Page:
The first 45 minutes are a tense ride. In fact, the sense of unease stretches even before the action begins. The three Weird Sisters are onstage from the moment the doors open, impassive as statues. They remain a steady presence throughout, watching silently as Macbeth and Lady Macbeth tighten the noose around their necks with their murderous actions.
The opening intensity carries up through the murder of King Duncan. After that, the story begins to split its focus, and these characters aren't as interesting as the host and hostess of the year. The performances also weaken the further you get from the center. Kelley is excellent, playing Macbeth pitched one step from madness, as driven round the bend by the predictions of glory that have been given to him.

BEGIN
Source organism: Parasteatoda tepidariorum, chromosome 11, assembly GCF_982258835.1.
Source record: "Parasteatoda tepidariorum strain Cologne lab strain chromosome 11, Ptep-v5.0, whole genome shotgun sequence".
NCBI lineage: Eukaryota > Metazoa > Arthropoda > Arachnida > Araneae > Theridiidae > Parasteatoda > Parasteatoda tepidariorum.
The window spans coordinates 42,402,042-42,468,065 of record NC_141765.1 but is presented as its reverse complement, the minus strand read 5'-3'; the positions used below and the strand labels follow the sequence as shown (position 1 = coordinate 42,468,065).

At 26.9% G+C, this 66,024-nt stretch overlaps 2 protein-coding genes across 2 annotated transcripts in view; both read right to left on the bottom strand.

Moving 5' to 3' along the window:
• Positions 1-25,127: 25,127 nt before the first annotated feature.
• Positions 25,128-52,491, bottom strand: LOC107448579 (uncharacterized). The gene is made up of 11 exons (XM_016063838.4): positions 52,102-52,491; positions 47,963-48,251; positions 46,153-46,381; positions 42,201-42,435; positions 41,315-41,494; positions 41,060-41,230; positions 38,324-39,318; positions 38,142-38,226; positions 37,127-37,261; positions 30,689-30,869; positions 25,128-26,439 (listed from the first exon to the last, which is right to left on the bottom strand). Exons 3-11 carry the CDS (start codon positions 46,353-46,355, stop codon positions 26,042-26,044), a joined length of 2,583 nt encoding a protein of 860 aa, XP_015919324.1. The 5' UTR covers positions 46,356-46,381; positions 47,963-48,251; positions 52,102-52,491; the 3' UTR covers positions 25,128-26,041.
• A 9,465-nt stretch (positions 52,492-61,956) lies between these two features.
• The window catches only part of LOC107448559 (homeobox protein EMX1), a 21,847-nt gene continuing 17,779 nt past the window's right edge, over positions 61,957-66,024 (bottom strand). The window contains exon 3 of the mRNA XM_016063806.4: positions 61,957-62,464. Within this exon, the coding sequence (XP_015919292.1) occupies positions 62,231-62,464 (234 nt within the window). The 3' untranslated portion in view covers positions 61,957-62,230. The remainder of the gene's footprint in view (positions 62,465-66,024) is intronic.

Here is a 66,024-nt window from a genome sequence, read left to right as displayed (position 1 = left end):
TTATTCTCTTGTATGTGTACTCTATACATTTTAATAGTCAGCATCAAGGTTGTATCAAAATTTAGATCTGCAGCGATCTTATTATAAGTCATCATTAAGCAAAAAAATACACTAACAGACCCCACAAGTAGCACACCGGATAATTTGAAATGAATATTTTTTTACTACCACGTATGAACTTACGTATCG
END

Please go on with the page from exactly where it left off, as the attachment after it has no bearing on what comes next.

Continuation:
Amy Vickory nearly matches him as Lady Macbeth, giving the show an extremely solid core. Craig Fernholz as Banquo and Meagan Kedrowski as Macduff (there is quite a bit of cross casting in this production) are also quite good. Beyond that... it seems like others in the company are working harder to just get their lines out clearly (a good thing) than building solid characters.
Still, there is a lot of fire here, from the off-kilter horror-film atmosphere of the Weird Sisters' realm to the final confrontation between Macbeth and Macduff, which plays out as a brutal fight that is finally ended by a well-placed piece of concrete.
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